Essex Police faces the choice of cutting almost 100 officers on the beat or increasing its council tax precept by up to 3.95 per cent.

The force will have a £4.4million black hole in its 2012/13 budget if it follows Government guidelines and does not increase council tax.

It reveals 93 police officers or 100 PCSOs and 20 police officers could lose their jobs to make up the shortfall.

The cuts are on top of the 988 staff and officers set to lose their jobs over the next three years as part of an attempt to save £45million.

But it would represent the first cuts to neighbourhood policing.

The report by Essex Chief Constable Jim Barker-McCardle and treasurer Charles Garbett states to freeze council tax and earn a £2.6million, the Govern-ment would still leave the force £4.4million short by 2014/15.

It states: “To find this will lead to further reductions in front-line officers and PCSOs.

“These additional cuts would likely come from neighbourhood policing, given this is the only area where numbers have so far been preserved.”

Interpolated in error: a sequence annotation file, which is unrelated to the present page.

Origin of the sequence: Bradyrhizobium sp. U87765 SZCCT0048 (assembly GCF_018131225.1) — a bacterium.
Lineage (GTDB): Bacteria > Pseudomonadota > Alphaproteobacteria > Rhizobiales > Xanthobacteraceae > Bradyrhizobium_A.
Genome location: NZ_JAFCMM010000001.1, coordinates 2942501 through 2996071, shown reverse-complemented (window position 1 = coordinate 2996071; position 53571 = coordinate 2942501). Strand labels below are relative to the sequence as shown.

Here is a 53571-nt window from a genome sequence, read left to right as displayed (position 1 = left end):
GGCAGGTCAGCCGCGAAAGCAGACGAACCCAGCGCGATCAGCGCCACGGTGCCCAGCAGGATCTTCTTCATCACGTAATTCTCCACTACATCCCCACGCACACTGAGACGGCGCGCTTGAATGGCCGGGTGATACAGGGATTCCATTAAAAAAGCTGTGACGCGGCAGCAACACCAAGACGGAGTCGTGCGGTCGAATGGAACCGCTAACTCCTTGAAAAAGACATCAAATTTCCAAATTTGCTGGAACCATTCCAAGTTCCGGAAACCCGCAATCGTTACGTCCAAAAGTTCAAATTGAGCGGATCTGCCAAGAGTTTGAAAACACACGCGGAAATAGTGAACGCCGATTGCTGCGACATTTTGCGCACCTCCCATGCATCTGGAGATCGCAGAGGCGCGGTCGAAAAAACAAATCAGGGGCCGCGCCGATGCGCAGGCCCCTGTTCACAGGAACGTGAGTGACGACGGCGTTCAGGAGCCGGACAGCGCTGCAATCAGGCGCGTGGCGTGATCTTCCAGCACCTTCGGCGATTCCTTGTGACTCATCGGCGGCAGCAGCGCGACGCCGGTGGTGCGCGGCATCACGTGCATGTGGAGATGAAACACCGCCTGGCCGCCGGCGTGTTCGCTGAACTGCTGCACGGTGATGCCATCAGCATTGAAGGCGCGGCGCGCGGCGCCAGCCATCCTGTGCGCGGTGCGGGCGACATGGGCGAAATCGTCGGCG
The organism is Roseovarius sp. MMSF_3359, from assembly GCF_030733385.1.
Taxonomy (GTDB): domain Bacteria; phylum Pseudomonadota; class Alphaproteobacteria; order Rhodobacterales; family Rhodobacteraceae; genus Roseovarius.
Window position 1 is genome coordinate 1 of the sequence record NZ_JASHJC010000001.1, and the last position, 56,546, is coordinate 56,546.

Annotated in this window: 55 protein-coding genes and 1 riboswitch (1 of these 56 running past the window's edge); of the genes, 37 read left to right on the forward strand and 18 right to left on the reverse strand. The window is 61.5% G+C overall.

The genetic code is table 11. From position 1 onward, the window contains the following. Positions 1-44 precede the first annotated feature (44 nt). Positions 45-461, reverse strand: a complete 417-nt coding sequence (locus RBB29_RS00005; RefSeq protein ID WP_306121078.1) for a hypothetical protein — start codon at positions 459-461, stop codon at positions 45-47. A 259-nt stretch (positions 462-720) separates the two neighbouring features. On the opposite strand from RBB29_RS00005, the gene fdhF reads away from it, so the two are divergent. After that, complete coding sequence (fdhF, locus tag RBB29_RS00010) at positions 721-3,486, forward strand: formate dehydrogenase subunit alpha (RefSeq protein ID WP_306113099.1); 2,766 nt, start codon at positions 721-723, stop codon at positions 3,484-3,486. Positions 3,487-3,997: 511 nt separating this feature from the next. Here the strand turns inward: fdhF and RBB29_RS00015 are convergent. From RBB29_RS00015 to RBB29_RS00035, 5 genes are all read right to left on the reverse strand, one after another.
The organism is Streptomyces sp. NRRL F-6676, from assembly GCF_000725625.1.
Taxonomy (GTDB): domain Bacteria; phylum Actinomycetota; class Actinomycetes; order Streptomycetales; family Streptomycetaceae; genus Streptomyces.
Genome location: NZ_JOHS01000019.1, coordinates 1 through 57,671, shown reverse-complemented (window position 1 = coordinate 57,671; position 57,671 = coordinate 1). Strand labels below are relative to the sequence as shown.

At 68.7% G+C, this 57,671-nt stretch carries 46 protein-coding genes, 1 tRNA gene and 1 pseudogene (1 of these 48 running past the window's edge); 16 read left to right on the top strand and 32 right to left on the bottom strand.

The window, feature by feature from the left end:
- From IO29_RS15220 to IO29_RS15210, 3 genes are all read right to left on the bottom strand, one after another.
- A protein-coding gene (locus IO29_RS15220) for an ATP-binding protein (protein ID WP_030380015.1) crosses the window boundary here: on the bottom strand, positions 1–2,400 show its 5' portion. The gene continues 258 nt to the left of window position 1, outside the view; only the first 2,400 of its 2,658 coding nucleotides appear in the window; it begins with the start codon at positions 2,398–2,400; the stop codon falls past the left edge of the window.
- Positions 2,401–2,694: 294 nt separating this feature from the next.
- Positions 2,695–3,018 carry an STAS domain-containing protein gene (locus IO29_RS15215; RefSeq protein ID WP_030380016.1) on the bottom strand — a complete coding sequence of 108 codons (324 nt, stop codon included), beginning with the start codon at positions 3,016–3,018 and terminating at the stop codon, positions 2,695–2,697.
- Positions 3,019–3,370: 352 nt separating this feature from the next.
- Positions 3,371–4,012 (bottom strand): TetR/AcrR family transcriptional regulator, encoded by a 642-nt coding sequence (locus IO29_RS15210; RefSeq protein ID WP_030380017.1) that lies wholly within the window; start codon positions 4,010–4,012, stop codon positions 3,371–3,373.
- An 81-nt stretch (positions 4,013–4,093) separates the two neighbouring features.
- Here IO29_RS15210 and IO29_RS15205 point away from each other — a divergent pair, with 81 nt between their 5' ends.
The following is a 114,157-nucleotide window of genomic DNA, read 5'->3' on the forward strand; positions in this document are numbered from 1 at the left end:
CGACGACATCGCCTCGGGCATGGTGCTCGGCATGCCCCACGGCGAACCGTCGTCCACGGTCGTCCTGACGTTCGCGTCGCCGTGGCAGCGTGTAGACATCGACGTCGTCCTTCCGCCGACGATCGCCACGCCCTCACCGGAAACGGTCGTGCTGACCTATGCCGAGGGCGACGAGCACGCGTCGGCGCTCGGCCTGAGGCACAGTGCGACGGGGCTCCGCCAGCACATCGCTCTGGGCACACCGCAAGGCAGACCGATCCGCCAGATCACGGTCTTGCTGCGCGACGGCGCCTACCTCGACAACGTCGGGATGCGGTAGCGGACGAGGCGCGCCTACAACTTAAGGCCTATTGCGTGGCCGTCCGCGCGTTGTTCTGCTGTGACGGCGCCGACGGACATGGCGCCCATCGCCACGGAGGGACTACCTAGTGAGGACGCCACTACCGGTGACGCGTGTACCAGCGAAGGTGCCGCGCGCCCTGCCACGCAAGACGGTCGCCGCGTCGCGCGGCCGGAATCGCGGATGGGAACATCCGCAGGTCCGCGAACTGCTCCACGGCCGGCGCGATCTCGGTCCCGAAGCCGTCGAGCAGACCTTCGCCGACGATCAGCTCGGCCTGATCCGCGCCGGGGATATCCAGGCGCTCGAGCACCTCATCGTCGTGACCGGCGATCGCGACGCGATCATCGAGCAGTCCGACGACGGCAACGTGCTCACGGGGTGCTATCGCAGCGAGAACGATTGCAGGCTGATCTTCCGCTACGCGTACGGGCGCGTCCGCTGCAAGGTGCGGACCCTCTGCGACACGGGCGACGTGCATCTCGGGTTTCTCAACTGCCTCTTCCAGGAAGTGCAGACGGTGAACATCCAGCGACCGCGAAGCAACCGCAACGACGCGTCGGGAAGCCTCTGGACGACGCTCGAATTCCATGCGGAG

The report puts forward three options for Essex Police Authority to consider on Monday.

The first would see the police’s council tax precept stay at £132 for Band D households. It would qualify for a Government grant of £2.6million, but the authority would be short of cash for its three-year plan. As a result either 20 police officers and 100 PCSOS or 93 police officers would be cut.

The second option would see a 3 per cent increase in its council charge increase with 47 PCSOs or 30 PCSOs and 13 police offices losing their jobs. The third option is a 3.95 per cent increase – equivalent to a £5.20-a-year rise for the average bill – and fewer job losses.

Deputy Chief Constable Derek Benson said: “We have striven to maintain neighbourhood policing teams at their current levels, because we know how important this is to our communities.

“However, the possibility of further financial pressures means we may have to reconsider the number of officers within the Neighbourhood Policing Command.

“These would not be easy decisions and I hope members of our communities understand the pressures we face.”